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Low Country

Hodgepodge of Random Reading

From my inbox--a new journal, Critical Discourse Studies:

Critical Discourse Studies has been established in response to the proliferation of critical discourse studies across the social sciences and humanities. We will consider for publication papers that meet the needs of scholars in diverse disciplines and areas of study which develop critical perspectives on the relationship between discourse and social dynamics. Relevant areas and disciplines include: anthropology, communication, linguistics, sociology, politics, political economy, education, psychology, media studies, geography, urban studies, cultural studies, management studies, literary studies, history, technology studies, legal studies, philosophy, gender studies, migration studies, ethnic studies and others. We also welcome papers which connect critical academic research with practical concerns and agendas, including those of activist and grassroots political movements.

Becky has posted her proposal for her master's thesis on Revolve. I like the way she's using Kenneth Burke's theory here.

A...dare I say?...vapid speech given by Alan Greenspan on intellectual property. Via Sivacracy.

Feministe has a thorough post on rape culture with a lot of links.

Many of our convictions on bioethics are no longer being represented on Bush's bioethics panel. As if we needed another reason to boot him out of office.

Hydrogen peroxide discovered in Mars' atmosphere.

Reading "Sex and the City"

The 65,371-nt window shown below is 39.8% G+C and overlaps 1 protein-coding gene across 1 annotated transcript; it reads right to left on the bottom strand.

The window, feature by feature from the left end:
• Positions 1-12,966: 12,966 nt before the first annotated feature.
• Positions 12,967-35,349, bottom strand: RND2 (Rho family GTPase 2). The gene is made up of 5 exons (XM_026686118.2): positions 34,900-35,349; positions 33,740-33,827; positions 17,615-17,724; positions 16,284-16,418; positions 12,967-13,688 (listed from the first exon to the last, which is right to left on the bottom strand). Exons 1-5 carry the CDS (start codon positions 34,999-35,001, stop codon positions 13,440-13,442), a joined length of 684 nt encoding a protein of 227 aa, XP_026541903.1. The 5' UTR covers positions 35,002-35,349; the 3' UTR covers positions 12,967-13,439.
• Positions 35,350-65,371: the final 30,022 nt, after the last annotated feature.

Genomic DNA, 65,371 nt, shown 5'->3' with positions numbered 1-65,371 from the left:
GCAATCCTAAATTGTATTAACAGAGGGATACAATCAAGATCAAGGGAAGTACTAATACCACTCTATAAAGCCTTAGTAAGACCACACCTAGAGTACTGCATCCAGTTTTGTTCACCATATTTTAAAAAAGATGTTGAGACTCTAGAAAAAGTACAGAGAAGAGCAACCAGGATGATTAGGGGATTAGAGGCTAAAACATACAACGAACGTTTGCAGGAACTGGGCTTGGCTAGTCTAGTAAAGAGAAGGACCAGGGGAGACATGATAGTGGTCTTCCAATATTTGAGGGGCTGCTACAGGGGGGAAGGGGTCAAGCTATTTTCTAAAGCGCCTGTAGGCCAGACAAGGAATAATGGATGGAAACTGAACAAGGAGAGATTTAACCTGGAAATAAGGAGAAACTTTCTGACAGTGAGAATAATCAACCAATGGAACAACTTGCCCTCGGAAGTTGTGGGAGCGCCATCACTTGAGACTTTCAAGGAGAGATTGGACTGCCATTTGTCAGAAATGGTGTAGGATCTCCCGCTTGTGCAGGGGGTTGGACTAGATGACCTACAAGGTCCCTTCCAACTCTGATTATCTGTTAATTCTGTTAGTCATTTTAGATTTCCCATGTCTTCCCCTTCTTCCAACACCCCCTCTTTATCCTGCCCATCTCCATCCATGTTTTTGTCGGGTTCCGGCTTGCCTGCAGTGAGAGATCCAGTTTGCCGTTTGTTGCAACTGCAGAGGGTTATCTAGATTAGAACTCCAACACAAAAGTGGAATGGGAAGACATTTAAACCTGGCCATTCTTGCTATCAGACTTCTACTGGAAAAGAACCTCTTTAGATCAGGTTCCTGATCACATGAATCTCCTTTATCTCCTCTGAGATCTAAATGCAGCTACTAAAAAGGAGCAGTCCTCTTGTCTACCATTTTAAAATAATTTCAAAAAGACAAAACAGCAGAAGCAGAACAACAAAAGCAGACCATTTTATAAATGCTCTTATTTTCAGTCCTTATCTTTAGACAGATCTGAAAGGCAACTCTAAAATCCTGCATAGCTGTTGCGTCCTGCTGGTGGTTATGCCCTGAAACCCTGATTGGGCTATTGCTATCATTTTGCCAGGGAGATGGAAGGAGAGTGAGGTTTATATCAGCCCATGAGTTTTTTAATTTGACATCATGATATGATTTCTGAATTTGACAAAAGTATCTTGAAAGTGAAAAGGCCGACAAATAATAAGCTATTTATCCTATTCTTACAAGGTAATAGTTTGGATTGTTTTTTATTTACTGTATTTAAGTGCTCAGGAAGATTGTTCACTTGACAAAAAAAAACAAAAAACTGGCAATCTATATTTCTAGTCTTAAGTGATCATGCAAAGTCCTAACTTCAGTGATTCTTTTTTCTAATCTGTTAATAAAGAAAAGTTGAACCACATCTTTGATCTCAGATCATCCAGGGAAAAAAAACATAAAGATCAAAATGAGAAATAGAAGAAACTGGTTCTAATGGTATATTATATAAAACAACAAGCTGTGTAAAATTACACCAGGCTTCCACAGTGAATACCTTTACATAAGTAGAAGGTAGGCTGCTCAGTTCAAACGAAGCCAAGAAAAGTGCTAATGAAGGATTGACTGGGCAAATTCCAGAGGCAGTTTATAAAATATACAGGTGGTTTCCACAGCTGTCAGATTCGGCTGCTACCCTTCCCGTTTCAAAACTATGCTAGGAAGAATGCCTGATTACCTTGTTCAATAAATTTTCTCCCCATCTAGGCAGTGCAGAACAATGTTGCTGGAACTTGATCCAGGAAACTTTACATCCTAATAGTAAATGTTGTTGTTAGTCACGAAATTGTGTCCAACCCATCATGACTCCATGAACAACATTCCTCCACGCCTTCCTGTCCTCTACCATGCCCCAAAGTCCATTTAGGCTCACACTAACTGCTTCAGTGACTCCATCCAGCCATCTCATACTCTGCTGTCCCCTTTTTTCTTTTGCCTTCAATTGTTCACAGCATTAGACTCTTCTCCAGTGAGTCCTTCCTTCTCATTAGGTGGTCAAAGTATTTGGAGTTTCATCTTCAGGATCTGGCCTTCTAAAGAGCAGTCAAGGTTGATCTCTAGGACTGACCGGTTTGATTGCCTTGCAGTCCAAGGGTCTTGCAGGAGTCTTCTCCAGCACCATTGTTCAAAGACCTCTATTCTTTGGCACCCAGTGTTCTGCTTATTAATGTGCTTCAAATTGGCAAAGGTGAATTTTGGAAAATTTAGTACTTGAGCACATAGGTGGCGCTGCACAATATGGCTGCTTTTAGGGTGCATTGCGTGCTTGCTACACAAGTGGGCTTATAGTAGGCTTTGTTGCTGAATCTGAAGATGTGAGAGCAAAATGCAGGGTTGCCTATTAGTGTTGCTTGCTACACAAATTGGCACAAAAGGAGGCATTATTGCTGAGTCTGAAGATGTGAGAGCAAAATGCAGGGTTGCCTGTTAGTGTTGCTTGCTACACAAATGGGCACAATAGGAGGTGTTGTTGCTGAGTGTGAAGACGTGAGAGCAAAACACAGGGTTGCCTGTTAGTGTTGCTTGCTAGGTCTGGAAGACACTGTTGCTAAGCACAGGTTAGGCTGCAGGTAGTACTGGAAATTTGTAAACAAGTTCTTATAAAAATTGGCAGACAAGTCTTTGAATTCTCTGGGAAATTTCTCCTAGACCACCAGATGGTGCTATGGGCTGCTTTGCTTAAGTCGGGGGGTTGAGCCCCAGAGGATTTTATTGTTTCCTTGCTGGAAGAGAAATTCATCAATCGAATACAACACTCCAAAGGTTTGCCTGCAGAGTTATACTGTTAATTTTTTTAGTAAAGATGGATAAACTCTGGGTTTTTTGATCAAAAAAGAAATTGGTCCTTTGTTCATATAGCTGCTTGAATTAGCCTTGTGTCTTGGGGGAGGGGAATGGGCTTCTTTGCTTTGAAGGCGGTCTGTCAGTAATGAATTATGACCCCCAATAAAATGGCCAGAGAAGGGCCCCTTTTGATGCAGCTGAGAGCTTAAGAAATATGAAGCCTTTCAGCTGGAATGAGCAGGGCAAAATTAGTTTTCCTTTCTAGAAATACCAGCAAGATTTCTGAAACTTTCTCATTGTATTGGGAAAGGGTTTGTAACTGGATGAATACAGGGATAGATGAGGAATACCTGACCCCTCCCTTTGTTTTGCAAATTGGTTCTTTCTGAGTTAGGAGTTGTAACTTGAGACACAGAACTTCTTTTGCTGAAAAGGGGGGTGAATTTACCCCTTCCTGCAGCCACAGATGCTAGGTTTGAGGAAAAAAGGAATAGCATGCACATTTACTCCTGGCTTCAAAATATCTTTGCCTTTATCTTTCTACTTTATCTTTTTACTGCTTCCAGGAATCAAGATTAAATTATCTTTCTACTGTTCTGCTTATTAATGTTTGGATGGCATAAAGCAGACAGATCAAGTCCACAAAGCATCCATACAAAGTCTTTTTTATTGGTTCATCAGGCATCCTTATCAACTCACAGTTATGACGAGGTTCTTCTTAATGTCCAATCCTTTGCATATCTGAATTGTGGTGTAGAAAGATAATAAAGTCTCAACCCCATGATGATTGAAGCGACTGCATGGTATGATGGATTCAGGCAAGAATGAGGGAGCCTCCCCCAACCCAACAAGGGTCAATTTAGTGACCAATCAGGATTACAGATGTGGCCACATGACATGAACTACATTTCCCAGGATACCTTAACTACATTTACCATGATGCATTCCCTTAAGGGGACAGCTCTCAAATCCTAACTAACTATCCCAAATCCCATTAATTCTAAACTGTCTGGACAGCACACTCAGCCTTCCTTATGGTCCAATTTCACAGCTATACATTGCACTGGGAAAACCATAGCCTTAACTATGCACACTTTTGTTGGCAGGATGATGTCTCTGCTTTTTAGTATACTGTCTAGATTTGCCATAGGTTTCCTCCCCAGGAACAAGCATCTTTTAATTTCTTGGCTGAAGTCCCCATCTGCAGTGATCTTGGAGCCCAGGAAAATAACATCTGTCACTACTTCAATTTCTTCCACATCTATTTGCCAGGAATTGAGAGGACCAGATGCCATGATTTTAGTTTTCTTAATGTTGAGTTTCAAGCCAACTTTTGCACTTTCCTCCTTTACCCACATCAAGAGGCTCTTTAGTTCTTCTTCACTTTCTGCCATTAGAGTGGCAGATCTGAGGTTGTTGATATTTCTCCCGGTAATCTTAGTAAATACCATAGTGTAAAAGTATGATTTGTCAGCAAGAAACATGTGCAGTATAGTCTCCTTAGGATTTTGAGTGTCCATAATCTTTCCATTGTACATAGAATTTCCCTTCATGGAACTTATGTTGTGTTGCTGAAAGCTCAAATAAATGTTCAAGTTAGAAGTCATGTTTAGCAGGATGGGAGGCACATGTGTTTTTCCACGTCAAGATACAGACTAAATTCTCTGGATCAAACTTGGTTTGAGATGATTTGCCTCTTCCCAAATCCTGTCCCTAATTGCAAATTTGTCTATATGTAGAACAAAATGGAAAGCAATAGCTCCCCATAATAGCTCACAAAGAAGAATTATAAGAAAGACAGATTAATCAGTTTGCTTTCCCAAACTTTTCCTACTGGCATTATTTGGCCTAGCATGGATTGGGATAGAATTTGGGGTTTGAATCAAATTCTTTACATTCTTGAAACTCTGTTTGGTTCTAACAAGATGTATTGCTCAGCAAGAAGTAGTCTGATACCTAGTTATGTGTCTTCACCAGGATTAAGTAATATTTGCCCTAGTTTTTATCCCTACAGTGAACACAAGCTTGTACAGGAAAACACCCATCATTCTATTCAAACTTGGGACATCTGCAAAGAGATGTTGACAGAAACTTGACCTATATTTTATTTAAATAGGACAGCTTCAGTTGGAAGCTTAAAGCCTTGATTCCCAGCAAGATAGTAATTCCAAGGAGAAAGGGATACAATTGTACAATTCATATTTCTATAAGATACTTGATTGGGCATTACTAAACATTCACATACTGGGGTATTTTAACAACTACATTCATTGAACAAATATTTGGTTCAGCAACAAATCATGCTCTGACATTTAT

A new collection of essays, Reading Sex and the City, has just been published, and you can read an excerpt of one of the chapters by David Greven on representations of men in Sex and the City. It's quite a scathing critique of the show, and it really makes me look at the show differently. This claim is particularly thought-provoking:

The freakshow mentality of Sex and the City ends up being neither a post-feminist nor post-gay interrogation of privileged white male heterosexuality - despite the depiction of members of this group as freaks - but a reification of the very privileged status of the category. It is the women themselves, shakily stuck in their haunted liminal position between representing both "real" women and gay men, who are ultimately revealed as the chief freaks.

Localising the Global: Women’s Perspectives on Gender and Rights in Botswana

Anne Griffiths' paper explores an ethnographic approach to law and the advantages of such an approach when documenting people's experiences of law in daily life and the implications that human rights' discourse, especially CEDAW (the Convention on the Elimination of All Forms of Discrimination Against Women), has for local people. It is based on narratives derived from the life histories of Bakwena living in the village of Molepolole, in Botswana, southern Africa. In contrast with formal legal narratives, of the kind promoted by a centralist or formalist model of law and the more abstract propositions enshrined in international conventions on human rights, her paper highlights "other" narratives through a presentation of life histories that portray village people's perceptions of law, the circumstances under which they do or do not have access to formal legal forums, and, in particular, the conditions under which individuals find themselves silenced or unable to negotiate with others in terms of day-to-day social life. This approach represents a more anthropological approach to the study of law, one that highlights what conventional legal discourse ignores, namely, the gendered world in which women and men live that many feminists argue operates to the detriment of women.

Gender in Kenya

According to this article, gender roles in Kenya are changing for the better. Via Mary Otieno.

Feminist Knowledge Claims and the Postmodern Critique